Lady Gaga’s friendship with Beyonce started back in 2009 with the release of their joint singles “Video Phone” and “Telephone” respectively. Since then, Gaga has seldom been shy about letting the world know about her admiration of the two-time SuperBowl performing artist.

Are you excited to see what she has in store? What do you think?

Leave a Comment!

Nivea Pulls Disturbing “White Is Purity” Ad

The Internet never forgets, and the Twitter detectives are always looking to find a case. Thanks to social media, more brands are finding the need to defend the representation in their advertisements.

Case in point: Nivea. The German-born brand of beauty products has already come under fire for its controversial choice of advertisements. The African-American community, in particular, has found their choice of copywriting…problematic.

Curious as to what those ads look like? Check them out below!

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2017 Grammys Worst & Best Dressed

Now that the 2017 Grammys are over, it’s time to return to #TrumpWatch, right? Well, hold your horses there, eager beaver. First, let’s talk about last night’s red carpet event. There were some…interesting fashion statements going on.

From a woman with a dress made of old-timey music discs (Are CDs still around?) to a man dressed like a 90s Power Ranger villain, tonight’s fashunz were certainly….buzzworthy.

So, that leaves us with plenty to work with regarding the Worst & Best Dressed for the 2017 Grammys.

In no particular order…

Worst

Jaqueline van Bierk

This would have been a great Lady Gaga costume…in 2009. Sadly, whatever this actress was trying to do beyond Party City couture was lost…just like the old relics glued to her dress.

Taraji P. Henson

We’re disappointed in Taraji. This was her moment to truly shine after Hidden Figures did so well at the box office. Unless she’s about to surprise us with a Karate Kid 2 announcement, we’re not understanding this evening’s choice of wardrobe.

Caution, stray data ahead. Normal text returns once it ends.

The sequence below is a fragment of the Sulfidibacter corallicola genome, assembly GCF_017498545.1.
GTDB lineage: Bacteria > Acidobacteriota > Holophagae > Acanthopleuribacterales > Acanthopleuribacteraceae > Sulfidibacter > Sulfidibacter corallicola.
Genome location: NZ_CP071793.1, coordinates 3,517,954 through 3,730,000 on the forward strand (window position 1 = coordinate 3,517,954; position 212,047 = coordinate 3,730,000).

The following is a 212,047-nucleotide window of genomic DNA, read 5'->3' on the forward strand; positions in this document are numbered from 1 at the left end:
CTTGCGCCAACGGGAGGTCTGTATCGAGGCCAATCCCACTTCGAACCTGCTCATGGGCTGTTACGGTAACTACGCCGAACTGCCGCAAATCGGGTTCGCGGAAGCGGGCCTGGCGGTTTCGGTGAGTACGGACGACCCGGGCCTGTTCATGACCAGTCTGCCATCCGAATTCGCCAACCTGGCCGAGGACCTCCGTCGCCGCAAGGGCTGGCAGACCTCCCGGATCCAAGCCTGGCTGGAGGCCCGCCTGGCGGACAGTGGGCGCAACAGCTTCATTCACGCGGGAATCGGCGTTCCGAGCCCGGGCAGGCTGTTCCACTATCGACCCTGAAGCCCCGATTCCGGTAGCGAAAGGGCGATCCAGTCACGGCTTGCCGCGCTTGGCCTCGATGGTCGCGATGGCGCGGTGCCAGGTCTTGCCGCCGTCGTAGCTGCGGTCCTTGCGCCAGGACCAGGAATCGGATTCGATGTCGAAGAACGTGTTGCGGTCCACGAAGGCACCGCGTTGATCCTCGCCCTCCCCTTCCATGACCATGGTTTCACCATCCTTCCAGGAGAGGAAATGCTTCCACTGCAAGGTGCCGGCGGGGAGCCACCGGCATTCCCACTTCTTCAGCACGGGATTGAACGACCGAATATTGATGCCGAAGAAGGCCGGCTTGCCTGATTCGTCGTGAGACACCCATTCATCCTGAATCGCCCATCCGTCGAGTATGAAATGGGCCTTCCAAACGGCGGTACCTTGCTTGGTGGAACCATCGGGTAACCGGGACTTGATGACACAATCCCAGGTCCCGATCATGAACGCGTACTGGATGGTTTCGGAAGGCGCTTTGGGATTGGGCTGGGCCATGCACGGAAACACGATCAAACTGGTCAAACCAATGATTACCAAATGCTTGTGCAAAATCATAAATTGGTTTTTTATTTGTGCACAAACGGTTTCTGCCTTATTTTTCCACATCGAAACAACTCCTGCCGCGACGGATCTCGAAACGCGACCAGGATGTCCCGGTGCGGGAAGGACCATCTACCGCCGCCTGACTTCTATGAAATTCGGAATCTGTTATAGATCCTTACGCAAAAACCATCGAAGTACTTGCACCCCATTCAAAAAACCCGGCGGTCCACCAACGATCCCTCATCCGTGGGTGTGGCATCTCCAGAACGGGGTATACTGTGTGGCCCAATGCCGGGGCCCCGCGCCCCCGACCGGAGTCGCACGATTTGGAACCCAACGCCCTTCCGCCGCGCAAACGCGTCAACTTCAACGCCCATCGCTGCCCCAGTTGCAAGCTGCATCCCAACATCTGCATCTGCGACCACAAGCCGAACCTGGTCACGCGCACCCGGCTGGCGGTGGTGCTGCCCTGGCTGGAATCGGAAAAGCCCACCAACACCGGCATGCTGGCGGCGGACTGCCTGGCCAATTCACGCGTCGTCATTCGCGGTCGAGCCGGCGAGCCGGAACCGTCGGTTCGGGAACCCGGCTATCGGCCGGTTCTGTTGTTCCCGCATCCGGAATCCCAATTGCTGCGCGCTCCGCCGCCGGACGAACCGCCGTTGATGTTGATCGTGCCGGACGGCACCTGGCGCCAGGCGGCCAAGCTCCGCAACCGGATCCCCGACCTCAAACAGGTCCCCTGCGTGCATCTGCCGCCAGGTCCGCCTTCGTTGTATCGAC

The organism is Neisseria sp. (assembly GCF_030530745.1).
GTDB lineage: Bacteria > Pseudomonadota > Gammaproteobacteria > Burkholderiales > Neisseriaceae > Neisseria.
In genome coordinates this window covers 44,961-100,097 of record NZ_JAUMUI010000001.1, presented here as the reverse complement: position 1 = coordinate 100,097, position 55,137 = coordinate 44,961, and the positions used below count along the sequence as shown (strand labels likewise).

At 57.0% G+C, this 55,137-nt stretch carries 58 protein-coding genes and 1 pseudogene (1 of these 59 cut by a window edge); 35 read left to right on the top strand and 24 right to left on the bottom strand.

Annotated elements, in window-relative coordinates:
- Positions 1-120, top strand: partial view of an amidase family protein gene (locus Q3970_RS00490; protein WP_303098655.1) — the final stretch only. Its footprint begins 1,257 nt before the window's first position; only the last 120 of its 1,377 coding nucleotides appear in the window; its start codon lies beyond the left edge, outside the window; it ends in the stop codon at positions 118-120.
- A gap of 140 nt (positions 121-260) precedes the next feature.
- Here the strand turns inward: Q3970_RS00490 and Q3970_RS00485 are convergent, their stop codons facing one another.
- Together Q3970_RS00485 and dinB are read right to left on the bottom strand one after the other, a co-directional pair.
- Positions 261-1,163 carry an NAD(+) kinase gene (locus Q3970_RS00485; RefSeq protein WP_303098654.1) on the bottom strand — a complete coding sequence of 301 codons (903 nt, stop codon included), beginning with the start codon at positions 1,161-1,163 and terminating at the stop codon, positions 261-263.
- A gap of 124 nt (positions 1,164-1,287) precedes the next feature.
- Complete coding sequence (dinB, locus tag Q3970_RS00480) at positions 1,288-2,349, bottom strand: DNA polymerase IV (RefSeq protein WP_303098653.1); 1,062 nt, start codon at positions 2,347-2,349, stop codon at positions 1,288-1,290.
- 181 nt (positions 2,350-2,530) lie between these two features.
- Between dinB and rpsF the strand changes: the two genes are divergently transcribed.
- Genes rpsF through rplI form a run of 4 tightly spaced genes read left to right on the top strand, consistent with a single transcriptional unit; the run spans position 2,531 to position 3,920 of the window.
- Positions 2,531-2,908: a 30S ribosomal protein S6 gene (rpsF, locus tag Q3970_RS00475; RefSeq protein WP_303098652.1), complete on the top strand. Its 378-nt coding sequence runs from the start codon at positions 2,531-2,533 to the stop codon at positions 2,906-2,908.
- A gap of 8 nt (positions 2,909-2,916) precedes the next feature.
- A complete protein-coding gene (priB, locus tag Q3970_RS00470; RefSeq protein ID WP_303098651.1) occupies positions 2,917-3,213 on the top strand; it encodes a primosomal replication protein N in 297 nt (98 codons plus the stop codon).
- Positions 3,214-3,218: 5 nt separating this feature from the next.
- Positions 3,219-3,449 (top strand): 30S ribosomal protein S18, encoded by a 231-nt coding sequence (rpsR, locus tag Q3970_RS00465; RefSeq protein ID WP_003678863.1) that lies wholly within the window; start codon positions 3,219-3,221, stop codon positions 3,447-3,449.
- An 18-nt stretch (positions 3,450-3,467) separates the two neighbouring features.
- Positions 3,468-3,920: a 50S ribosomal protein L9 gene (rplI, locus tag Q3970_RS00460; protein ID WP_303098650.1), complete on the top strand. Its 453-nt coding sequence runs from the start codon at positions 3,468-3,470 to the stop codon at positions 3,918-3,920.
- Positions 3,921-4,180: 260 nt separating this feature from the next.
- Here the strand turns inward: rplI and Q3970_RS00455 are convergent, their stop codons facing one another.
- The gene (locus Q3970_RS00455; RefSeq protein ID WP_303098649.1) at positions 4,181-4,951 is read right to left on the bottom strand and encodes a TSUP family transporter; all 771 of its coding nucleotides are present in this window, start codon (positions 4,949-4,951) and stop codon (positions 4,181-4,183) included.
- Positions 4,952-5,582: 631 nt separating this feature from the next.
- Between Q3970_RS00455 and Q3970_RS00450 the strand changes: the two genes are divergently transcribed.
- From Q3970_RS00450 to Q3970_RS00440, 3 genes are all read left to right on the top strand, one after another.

Katy Perry

attends The 59th GRAMMY Awards at STAPLES Center on February 12, 2017 in Los Angeles, California.

While the hair looks dazzling, any illusion of her outfit looking well-put-together is shattered the second our eyes reach the bottom of her dress. As with Taraji and that CD thief, this getup is truly perplexing.

But not as perplexing as this next one.

Goldar Cee-Lo Green

Apparently Ultraman is about to attack the United States, and our only hope is Metal Cee-Lo. That’s actually kind of a cool name. Nevertheless, cosplay belongs at Comic-Con, not at the Grammys.

??? (Random Trump Supporter)

When attention-seeking goes wrong…

Nevermind the fact that she’s so desperately trying to make notoriety for herself with in-your-face Trump support. The dress doesn’t even look stitched properly. I mean at LEAST put in SOME effort.

Best

Jason Derulo

attends The 59th GRAMMY Awards at STAPLES Center on February 12, 2017 in Los Angeles, California.

This outfit shouldn’t work. It really shouldn’t. There’s just something about the swagger, the cornrows, Jason’s posture, it just…works. We were pleasantly surprised by this.

Adel

attends The 59th GRAMMY Awards at STAPLES Center on February 12, 2017 in Los Angeles, California.

Adel consistently brings classy gowns as her big guns to red carpets, and this year’s selection did not disappoint.

Demi Lovato

attends The 59th GRAMMY Awards at STAPLES Center on February 12, 2017 in Los Angeles, California.

Ms. Lovato is simply STUNNING in her ensemble. The hair, the makeup, the tan, everything simply WORKS!

Jidenna

at The 59th Annual GRAMMY Awards at STAPLES Center on February 12, 2017 in Los Angeles, California.

The Classic Man himself, Jidenna radiates masculinity and unapologetic unique-ness while serving you that all-around gentleman flavor.

Rihanna

attends The 59th GRAMMY Awards at STAPLES Center on February 12, 2017 in Los Angeles, California.

Rihanna is, without a doubt, emerging to become a soon-to-be fashion icon in her own right. There are so many looks we’ve gotten from Rihanna. At what point is she going to stop slaying us?

Tracee Ellis Ross Becomes First Black Woman to Win Golden Globe Award in 3 Decades

Tracee Ellis Ross Wins the Golden Globe for “Best Actress in a Television Comedy or Musical” and makes history.

The “Black-ish” starlet’s win makes her the first black woman to win the award in 35 years. That’s over 3 decades, folks. Is it starting to sink in that minorities are extremely underrepresented in Hollywood? For some of you, of course not.